Max Ferdinand Perutz (1914-2002) was a molecular biologist. Alongside John Kendrew, Max won the Nobel Prize for Chemistry in 1962 for co-discovering the structure of haemoglobin which transports oxygen around the blood. Amongst his papers is a comic strip of his life which survives alongside other biographical material.
Though we know little about who commissioned this comic, it nonetheless offers an insight into how the lives of prominent individuals are represented in cartoon form. The front of the comic carries a line drawing of Perutz in front of some mountains, signalling his love for mountaineering which had stayed with him since childhood.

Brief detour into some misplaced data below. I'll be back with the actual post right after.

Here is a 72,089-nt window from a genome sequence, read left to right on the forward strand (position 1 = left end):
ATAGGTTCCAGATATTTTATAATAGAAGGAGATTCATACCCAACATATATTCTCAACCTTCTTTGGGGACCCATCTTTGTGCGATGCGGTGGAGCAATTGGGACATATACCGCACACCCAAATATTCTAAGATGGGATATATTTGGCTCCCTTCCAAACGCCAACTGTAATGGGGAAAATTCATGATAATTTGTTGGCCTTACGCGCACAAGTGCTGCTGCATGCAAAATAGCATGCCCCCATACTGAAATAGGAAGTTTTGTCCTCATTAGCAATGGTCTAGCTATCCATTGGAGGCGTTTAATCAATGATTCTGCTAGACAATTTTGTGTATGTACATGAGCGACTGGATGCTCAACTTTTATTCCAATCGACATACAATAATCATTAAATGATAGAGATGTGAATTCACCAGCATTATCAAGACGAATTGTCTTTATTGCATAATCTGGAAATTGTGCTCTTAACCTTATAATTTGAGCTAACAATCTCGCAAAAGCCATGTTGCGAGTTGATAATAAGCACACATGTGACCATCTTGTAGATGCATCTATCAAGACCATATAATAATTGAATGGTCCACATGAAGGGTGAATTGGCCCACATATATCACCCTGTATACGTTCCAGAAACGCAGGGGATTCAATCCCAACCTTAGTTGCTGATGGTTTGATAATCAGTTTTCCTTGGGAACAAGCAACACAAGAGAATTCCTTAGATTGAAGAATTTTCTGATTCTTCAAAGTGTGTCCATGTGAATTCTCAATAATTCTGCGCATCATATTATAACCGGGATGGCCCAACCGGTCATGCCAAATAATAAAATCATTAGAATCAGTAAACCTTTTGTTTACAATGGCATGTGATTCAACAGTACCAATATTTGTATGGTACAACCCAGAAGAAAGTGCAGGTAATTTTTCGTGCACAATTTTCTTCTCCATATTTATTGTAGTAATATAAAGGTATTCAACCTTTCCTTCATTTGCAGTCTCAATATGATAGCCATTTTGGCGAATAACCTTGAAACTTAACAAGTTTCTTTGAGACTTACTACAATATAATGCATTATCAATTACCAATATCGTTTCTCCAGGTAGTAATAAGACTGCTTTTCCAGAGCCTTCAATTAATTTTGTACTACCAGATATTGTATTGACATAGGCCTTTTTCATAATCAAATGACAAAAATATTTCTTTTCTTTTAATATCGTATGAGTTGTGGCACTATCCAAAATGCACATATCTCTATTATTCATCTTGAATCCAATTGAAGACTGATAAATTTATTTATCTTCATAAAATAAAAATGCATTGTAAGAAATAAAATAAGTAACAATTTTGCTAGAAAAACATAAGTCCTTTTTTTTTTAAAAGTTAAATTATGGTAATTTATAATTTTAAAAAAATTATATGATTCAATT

The comic drawing captures Max’s frustrations at not meeting his father’s expectations on his career, his joy when his chemistry teacher told his students to abandon their textbooks, and the spark ignited in him from a simple class experiment.
In pictorially representing Perutz’s life, what moments are highlighted and concealed? What do specific textual and visual choices still tell us about the messages that the comic creator wanted readers to take away from Perutz’s life?
This comic strip survives with a wealth of other autobiographical material, as well as obituaries clipped from newspapers printed in the days after his death. Taken together, these documents not only tell us a great deal about Perutz’s life, but also invite researchers to think more broadly about the changing ways in which society commemorates the lives of scientists.
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By Cherish Watton, Archives Assistant.
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